So Catch Me! will deal with the longing, the waiting, even the lust for speed that can be seen as a desire to be master of a concentrated moment. Speed and acceleration carry with them a usually very male image of power that borders on the carnal and erotic. Thereby promising an exciting, sometimes even clear-sighted experience as spelt out so vigorously by the Futurists one hundred years ago when Marinetti proclaimed that passivity was over, "aggressive action" was to come and "that the world’s magnificence had been enriched by the new beauty of speed." In 1909 when Marinetti wrote his famous sentence and damned everything old with it, cars were just about getting faster than the fastest animal, the first planes had left the earth, but no man or woman had yet been to the moon and actually seen the slowed down circular movement of the small blue ball in a huge, never ending, continuously moving space. And no one had dreamt of actually diving into the depths of a proton and finding there a whole new – continuously moving - universe of existence.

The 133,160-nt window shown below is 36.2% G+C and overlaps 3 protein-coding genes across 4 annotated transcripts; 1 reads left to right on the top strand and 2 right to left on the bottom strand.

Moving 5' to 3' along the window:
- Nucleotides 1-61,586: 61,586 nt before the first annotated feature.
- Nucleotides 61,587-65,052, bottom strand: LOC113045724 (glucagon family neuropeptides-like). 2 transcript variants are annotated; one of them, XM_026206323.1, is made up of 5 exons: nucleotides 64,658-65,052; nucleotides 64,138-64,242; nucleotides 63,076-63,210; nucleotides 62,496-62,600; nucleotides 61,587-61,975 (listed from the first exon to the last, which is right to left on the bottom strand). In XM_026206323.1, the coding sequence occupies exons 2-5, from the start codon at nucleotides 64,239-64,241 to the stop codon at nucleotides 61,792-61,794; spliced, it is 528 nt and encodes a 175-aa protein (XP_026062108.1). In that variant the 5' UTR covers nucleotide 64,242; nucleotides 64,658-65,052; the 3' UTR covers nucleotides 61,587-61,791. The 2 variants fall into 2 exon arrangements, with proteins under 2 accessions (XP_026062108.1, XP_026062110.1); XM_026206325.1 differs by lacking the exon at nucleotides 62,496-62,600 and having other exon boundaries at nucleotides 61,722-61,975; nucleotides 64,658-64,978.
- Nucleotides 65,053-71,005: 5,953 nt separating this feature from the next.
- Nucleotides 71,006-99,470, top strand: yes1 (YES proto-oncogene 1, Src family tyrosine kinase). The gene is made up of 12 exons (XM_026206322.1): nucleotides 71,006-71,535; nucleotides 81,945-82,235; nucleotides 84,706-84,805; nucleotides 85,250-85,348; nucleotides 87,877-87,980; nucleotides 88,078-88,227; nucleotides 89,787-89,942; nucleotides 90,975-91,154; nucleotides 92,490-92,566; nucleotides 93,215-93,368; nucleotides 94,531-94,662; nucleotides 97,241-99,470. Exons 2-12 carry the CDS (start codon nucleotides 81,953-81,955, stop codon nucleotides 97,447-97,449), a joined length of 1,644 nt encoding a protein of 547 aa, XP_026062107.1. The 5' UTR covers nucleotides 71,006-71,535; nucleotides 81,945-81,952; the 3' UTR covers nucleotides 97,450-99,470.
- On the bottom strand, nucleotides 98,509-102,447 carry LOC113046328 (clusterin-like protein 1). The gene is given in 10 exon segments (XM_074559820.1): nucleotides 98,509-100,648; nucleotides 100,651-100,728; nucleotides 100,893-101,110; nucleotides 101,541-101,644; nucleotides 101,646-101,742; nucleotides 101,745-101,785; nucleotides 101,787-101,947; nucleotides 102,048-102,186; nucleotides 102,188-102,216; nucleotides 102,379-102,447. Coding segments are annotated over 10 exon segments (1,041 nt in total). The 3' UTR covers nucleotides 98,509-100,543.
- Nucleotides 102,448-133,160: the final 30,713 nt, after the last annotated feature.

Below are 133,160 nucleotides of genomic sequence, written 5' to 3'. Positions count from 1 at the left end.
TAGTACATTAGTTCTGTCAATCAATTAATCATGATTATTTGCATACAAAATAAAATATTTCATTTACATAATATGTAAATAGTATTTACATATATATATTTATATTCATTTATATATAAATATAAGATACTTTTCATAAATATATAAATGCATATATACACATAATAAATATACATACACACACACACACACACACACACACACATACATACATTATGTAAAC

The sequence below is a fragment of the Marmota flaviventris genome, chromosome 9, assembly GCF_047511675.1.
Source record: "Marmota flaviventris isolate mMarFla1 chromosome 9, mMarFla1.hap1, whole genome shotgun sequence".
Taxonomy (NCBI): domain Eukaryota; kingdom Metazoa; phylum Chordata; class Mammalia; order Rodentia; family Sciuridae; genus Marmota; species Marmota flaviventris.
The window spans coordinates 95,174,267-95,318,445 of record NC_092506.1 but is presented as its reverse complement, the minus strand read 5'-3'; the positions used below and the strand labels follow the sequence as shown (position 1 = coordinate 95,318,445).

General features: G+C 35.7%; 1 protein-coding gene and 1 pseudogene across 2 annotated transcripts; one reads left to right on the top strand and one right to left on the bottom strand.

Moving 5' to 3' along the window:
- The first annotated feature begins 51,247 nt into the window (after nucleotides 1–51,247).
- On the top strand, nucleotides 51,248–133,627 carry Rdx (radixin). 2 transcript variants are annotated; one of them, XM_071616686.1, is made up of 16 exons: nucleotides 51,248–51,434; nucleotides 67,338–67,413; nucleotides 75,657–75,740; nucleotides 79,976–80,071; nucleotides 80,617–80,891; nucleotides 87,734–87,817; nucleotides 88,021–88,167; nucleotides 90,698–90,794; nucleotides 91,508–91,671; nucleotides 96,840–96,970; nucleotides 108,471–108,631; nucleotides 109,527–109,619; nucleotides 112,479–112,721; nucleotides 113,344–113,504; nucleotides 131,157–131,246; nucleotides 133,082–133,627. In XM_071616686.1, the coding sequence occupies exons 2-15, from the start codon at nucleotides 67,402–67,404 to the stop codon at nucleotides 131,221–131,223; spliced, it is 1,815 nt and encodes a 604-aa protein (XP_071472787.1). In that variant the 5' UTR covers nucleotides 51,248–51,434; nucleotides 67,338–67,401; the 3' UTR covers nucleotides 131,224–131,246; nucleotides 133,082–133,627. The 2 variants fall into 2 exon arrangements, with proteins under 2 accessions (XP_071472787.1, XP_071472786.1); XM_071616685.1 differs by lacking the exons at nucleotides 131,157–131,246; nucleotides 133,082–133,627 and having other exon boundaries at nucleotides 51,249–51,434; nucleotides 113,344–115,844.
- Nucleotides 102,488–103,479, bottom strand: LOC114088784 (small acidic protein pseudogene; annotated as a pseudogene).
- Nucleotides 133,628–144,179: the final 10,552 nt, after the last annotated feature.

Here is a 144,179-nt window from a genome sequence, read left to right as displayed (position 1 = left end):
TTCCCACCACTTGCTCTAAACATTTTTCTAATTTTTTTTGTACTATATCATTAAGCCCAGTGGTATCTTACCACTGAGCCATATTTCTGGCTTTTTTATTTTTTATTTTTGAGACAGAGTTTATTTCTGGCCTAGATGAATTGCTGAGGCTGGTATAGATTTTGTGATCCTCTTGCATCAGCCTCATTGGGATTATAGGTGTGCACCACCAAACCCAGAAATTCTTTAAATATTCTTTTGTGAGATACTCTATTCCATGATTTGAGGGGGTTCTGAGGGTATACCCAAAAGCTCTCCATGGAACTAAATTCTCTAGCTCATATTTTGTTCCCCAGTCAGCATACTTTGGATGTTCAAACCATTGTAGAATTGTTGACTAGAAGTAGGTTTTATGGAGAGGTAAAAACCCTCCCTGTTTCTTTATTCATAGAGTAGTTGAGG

Accordingly the desire to grasp speed is also to be understood as a desire to comprehend the phenomenon as a metaphor for life itself in its form and composition and to scrutinizingly take it apart, maybe by anachronistically slowing it down, by splitting it up or by extracting forcefully an essence.
Starting with High-Speed Gardening by Ed Ruscha, the exhibition represents an attempt to set up a choreographed display, with a group of artists making speed in its various facets the libretto in the design of Space01.
A catalogue accompanies the exhibition.
Image: Tatiana Trouvé, Untitled, 2008. Courtesy Galerie Emmanuel Perrotin. Photo: André Morin
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Opening: Feb 5, 2010, 7pm
Kunsthaus Graz, Space02
Lendkai 1, 8020 - Graz
Tue – Sun 10am-6pm
Adults: 7,00 €
Groups of seven or more, senior citizens, people on military or alternative service, disabled people: 5,50 €
Pupils, apprentices and students up to 27 years: 3,00 €
Pupils in school groups: 1,50 € apiece
Families (2 adults and children up to 14 years): 14,00 €
Children up to 6 years: admission free